Blasting tumours with particle beams. That's what European scientists are trying to do
this is where physics meets medicine. The science of particle beams may be quite beyond the limits of medical science, but the two might soon collaborate, with results that may surprise many doctors (of medicine, that is). Two new research programmes in Europe have begun exploring down-to-earth uses for two different types of particle beams: treating patients with intractable brain cancer. Recently, the European Union's ( eu ) commissioner in charge of research, Edith Carson, inaugurated a five-nation programme of tumour therapy using neutron beams from the high-flux reactor at eu 's Joint Research Centre in Petten, the Netherlands. And soon, two patients will get a first indication of whether a carbon-ion beam therapy developed at Germany's heavy-ion research centre ( gsi ) in Darmstaldt has halted the growth of their tumours ( Science , Vol 279, No 5352).
Researchers at Petten are the first in Europe to use a technique called boron neutron capture therapy, which builds on current work in Japan and at Brookhaven National Laboratory ( bnl ) in New York. Patients are injected with a boron-containing compound that selectively accumulates in the tumour tissue. Researchers then expose the patients to neutrons from the reactor, which are absorbed by the boron nuclei. The nuclei then emit damaging short-range ionising particles that can kill the surrounding tumour cells while, in theory, leaving the healthy cells comparatively undamaged.
The Petten team has already treated five patients and hopes to treat 40 more over the coming months. "There's an urgent need for controlled clinical trials to test the benefit of this treatment," says team member Wolfgang Sauerwein. The team plans to spread the radiation over four sessions to lessen damage to normal cells --- bnl used just a single dose. "We're very interested to see how that goes," says a bnl spokesperson.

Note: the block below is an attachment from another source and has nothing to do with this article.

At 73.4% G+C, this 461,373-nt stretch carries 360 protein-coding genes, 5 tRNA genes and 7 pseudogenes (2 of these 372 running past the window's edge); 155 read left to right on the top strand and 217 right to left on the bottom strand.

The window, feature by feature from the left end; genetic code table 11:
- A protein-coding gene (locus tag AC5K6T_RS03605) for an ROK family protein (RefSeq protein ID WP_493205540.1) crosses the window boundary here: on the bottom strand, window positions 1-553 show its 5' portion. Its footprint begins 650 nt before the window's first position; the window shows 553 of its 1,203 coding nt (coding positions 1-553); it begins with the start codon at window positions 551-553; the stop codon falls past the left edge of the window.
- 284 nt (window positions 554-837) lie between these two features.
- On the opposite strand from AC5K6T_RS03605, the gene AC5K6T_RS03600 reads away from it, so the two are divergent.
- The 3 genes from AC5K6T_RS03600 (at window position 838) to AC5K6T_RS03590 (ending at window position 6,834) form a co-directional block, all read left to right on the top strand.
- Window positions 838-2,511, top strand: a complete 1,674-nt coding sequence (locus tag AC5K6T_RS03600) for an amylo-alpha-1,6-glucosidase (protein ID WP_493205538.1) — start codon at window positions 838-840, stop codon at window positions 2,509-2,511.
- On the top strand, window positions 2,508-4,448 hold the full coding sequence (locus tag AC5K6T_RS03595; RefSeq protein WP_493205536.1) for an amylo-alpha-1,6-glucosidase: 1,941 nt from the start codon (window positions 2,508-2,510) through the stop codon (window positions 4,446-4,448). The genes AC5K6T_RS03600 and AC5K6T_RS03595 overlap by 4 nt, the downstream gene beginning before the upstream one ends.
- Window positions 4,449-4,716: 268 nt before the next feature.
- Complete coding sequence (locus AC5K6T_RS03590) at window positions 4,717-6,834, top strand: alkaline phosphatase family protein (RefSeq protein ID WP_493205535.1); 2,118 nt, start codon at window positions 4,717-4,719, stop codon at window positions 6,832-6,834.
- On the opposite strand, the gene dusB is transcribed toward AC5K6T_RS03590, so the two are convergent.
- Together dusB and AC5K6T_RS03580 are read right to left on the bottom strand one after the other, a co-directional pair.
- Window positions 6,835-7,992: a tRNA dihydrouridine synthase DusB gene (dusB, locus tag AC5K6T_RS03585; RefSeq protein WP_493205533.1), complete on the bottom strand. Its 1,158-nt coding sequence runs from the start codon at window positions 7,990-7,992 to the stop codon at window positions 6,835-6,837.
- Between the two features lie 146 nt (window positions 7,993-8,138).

In Daemstadt, gsi , in collaboration with the University of Heidelberg, the German Cancer Research Centre in Heidelberg, and the Rossendorf Research Centre near Dresden, Germany, has recently begun using highly focused beams of high-energy carbon ions to attack tumour tissue. Such heavy-ion therapy was first attempted at the Lawrence Berkley National Laboratory in 1975, but it's 1940s-vintage accelerator did not have a sufficiently stable beam or tuneable energy, says gsi 's head of radiation biophysics, Gunter Kraft. Japanese researchers at the National Institute of Radiation Research have also treated more than 150 patients with carbon-ion beams. Although they have had some success, their beams cannot be focused entirely on the tumour, so some damage to normal tissue has occurred, says Kraft.
To overcome these problems, the German team has developed a new beam-steering system. It divides the target tumour into layers and, starting with the deepest, scans each tumour layer in the same way an electron beam scans a television screen. "By changing the beam's energy, it is possible to change depth very precisely," says Kraft. The ion bombardment produces gamma rays that researchers use to track the beam during treatment. " It's a very promising technique because of the selectivity of the target tissue," says radiobiologist Andre Wambersie at the Catholic University of Louvain, Belgium.
During the pilot phase, which began in December 1997, two patients with tumours at the base of the skull were treated, and these will soon be followed by another 10 patients. A second phase will treat a larger group. The treatment proved that the beam can be manipulated with "millimetre precision", says Kraft. But the key test will come when the first two patients will be checked to see how much the treatment has shrunk the tumomrs.
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